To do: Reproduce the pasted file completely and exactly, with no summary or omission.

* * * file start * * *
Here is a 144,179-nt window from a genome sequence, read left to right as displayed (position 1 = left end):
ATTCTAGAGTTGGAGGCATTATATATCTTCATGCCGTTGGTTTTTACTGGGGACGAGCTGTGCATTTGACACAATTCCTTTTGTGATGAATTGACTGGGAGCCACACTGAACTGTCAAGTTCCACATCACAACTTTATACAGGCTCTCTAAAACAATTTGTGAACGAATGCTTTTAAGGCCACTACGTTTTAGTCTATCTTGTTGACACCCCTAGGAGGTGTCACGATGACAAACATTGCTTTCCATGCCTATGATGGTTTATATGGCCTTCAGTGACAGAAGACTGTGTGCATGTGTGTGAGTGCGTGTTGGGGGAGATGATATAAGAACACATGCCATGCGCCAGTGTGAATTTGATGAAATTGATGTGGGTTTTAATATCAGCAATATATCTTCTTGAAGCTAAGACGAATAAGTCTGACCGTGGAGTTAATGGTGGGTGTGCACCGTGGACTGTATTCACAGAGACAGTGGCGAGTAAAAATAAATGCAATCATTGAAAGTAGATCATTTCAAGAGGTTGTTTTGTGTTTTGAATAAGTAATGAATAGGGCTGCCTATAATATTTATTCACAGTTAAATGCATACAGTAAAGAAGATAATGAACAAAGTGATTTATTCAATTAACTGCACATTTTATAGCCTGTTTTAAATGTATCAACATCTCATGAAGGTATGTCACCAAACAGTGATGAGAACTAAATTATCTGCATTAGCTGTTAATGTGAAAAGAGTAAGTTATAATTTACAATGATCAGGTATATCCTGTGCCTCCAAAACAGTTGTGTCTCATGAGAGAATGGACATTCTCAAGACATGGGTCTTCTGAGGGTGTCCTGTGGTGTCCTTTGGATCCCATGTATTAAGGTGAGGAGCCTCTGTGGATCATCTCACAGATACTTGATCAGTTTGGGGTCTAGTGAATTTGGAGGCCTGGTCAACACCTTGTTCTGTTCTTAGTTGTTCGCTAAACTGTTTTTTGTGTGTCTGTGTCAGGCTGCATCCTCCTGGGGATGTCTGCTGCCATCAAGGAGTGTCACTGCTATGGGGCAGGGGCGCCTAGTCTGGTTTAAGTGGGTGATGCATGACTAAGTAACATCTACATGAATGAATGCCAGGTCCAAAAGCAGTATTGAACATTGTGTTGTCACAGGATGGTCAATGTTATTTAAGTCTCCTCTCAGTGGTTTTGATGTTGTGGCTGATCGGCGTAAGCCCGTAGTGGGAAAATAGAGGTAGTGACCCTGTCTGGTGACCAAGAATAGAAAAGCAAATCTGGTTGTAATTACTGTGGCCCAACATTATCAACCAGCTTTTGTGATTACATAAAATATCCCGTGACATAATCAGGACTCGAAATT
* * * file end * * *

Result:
Here is a 144,179-nt window from a genome sequence, read left to right as displayed (position 1 = left end):
ATTCTAGAGTTGGAGGCATTATATATCTTCATGCCGTTGGTTTTTACTGGGGACGAGCTGTGCATTTGACACAATTCCTTTTGTGATGAATTGACTGGGAGCCACACTGAACTGTCAAGTTCCACATCACAACTTTATACAGGCTCTCTAAAACAATTTGTGAACGAATGCTTTTAAGGCCACTACGTTTTAGTCTATCTTGTTGACACCCCTAGGAGGTGTCACGATGACAAACATTGCTTTCCATGCCTATGATGGTTTATATGGCCTTCAGTGACAGAAGACTGTGTGCATGTGTGTGAGTGCGTGTTGGGGGAGATGATATAAGAACACATGCCATGCGCCAGTGTGAATTTGATGAAATTGATGTGGGTTTTAATATCAGCAATATATCTTCTTGAAGCTAAGACGAATAAGTCTGACCGTGGAGTTAATGGTGGGTGTGCACCGTGGACTGTATTCACAGAGACAGTGGCGAGTAAAAATAAATGCAATCATTGAAAGTAGATCATTTCAAGAGGTTGTTTTGTGTTTTGAATAAGTAATGAATAGGGCTGCCTATAATATTTATTCACAGTTAAATGCATACAGTAAAGAAGATAATGAACAAAGTGATTTATTCAATTAACTGCACATTTTATAGCCTGTTTTAAATGTATCAACATCTCATGAAGGTATGTCACCAAACAGTGATGAGAACTAAATTATCTGCATTAGCTGTTAATGTGAAAAGAGTAAGTTATAATTTACAATGATCAGGTATATCCTGTGCCTCCAAAACAGTTGTGTCTCATGAGAGAATGGACATTCTCAAGACATGGGTCTTCTGAGGGTGTCCTGTGGTGTCCTTTGGATCCCATGTATTAAGGTGAGGAGCCTCTGTGGATCATCTCACAGATACTTGATCAGTTTGGGGTCTAGTGAATTTGGAGGCCTGGTCAACACCTTGTTCTGTTCTTAGTTGTTCGCTAAACTGTTTTTTGTGTGTCTGTGTCAGGCTGCATCCTCCTGGGGATGTCTGCTGCCATCAAGGAGTGTCACTGCTATGGGGCAGGGGCGCCTAGTCTGGTTTAAGTGGGTGATGCATGACTAAGTAACATCTACATGAATGAATGCCAGGTCCAAAAGCAGTATTGAACATTGTGTTGTCACAGGATGGTCAATGTTATTTAAGTCTCCTCTCAGTGGTTTTGATGTTGTGGCTGATCGGCGTAAGCCCGTAGTGGGAAAATAGAGGTAGTGACCCTGTCTGGTGACCAAGAATAGAAAAGCAAATCTGGTTGTAATTACTGTGGCCCAACATTATCAACCAGCTTTTGTGATTACATAAAATATCCCGTGACATAATCAGGACTCGAAATT